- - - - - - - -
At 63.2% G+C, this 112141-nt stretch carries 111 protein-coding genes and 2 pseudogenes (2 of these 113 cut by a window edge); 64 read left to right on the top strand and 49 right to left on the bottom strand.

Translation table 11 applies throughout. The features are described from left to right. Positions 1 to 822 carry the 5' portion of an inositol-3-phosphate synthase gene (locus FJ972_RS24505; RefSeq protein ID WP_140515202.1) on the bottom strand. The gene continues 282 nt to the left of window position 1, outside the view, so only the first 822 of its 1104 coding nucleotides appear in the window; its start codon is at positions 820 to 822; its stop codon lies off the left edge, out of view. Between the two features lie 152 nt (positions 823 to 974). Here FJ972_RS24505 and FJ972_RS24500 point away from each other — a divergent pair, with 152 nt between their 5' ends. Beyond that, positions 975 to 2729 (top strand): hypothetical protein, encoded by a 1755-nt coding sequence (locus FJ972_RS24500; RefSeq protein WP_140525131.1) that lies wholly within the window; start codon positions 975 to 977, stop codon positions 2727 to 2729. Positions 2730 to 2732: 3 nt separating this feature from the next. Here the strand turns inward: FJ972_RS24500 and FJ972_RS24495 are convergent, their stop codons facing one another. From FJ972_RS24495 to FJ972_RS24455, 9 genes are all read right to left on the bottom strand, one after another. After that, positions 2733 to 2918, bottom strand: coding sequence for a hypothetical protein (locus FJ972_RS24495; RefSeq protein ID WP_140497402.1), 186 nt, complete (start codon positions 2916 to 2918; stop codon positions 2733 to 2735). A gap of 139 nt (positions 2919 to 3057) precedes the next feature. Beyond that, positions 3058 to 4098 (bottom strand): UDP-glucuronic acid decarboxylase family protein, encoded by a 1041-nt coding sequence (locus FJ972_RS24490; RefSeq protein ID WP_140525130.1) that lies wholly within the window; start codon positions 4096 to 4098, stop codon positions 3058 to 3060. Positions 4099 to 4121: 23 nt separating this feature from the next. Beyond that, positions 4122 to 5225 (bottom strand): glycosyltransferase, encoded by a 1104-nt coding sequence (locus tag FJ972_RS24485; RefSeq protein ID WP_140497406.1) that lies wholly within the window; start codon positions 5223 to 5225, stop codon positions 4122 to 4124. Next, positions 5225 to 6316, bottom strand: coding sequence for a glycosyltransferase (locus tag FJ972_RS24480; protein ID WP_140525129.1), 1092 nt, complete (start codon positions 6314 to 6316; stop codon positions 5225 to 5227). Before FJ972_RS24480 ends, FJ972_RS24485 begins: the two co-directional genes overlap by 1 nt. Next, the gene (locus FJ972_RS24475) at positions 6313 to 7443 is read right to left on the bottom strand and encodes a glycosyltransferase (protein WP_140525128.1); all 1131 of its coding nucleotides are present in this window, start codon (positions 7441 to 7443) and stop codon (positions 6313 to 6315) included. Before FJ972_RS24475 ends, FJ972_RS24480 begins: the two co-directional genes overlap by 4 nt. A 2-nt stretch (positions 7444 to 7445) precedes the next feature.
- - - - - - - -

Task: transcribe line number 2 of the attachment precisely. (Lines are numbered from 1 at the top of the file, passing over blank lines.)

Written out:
Translation table 11 applies throughout. The features are described from left to right. Positions 1 to 822 carry the 5' portion of an inositol-3-phosphate synthase gene (locus FJ972_RS24505; RefSeq protein ID WP_140515202.1) on the bottom strand. The gene continues 282 nt to the left of window position 1, outside the view, so only the first 822 of its 1104 coding nucleotides appear in the window; its start codon is at positions 820 to 822; its stop codon lies off the left edge, out of view. Between the two features lie 152 nt (positions 823 to 974). Here FJ972_RS24505 and FJ972_RS24500 point away from each other — a divergent pair, with 152 nt between their 5' ends. Beyond that, positions 975 to 2729 (top strand): hypothetical protein, encoded by a 1755-nt coding sequence (locus FJ972_RS24500; RefSeq protein WP_140525131.1) that lies wholly within the window; start codon positions 975 to 977, stop codon positions 2727 to 2729. Positions 2730 to 2732: 3 nt separating this feature from the next. Here the strand turns inward: FJ972_RS24500 and FJ972_RS24495 are convergent, their stop codons facing one another. From FJ972_RS24495 to FJ972_RS24455, 9 genes are all read right to left on the bottom strand, one after another. After that, positions 2733 to 2918, bottom strand: coding sequence for a hypothetical protein (locus FJ972_RS24495; RefSeq protein ID WP_140497402.1), 186 nt, complete (start codon positions 2916 to 2918; stop codon positions 2733 to 2735). A gap of 139 nt (positions 2919 to 3057) precedes the next feature. Beyond that, positions 3058 to 4098 (bottom strand): UDP-glucuronic acid decarboxylase family protein, encoded by a 1041-nt coding sequence (locus FJ972_RS24490; RefSeq protein ID WP_140525130.1) that lies wholly within the window; start codon positions 4096 to 4098, stop codon positions 3058 to 3060. Positions 4099 to 4121: 23 nt separating this feature from the next. Beyond that, positions 4122 to 5225 (bottom strand): glycosyltransferase, encoded by a 1104-nt coding sequence (locus tag FJ972_RS24485; RefSeq protein ID WP_140497406.1) that lies wholly within the window; start codon positions 5223 to 5225, stop codon positions 4122 to 4124. Next, positions 5225 to 6316, bottom strand: coding sequence for a glycosyltransferase (locus tag FJ972_RS24480; protein ID WP_140525129.1), 1092 nt, complete (start codon positions 6314 to 6316; stop codon positions 5225 to 5227). Before FJ972_RS24480 ends, FJ972_RS24485 begins: the two co-directional genes overlap by 1 nt. Next, the gene (locus FJ972_RS24475) at positions 6313 to 7443 is read right to left on the bottom strand and encodes a glycosyltransferase (protein WP_140525128.1); all 1131 of its coding nucleotides are present in this window, start codon (positions 7441 to 7443) and stop codon (positions 6313 to 6315) included. Before FJ972_RS24475 ends, FJ972_RS24480 begins: the two co-directional genes overlap by 4 nt. A 2-nt stretch (positions 7444 to 7445) precedes the next feature.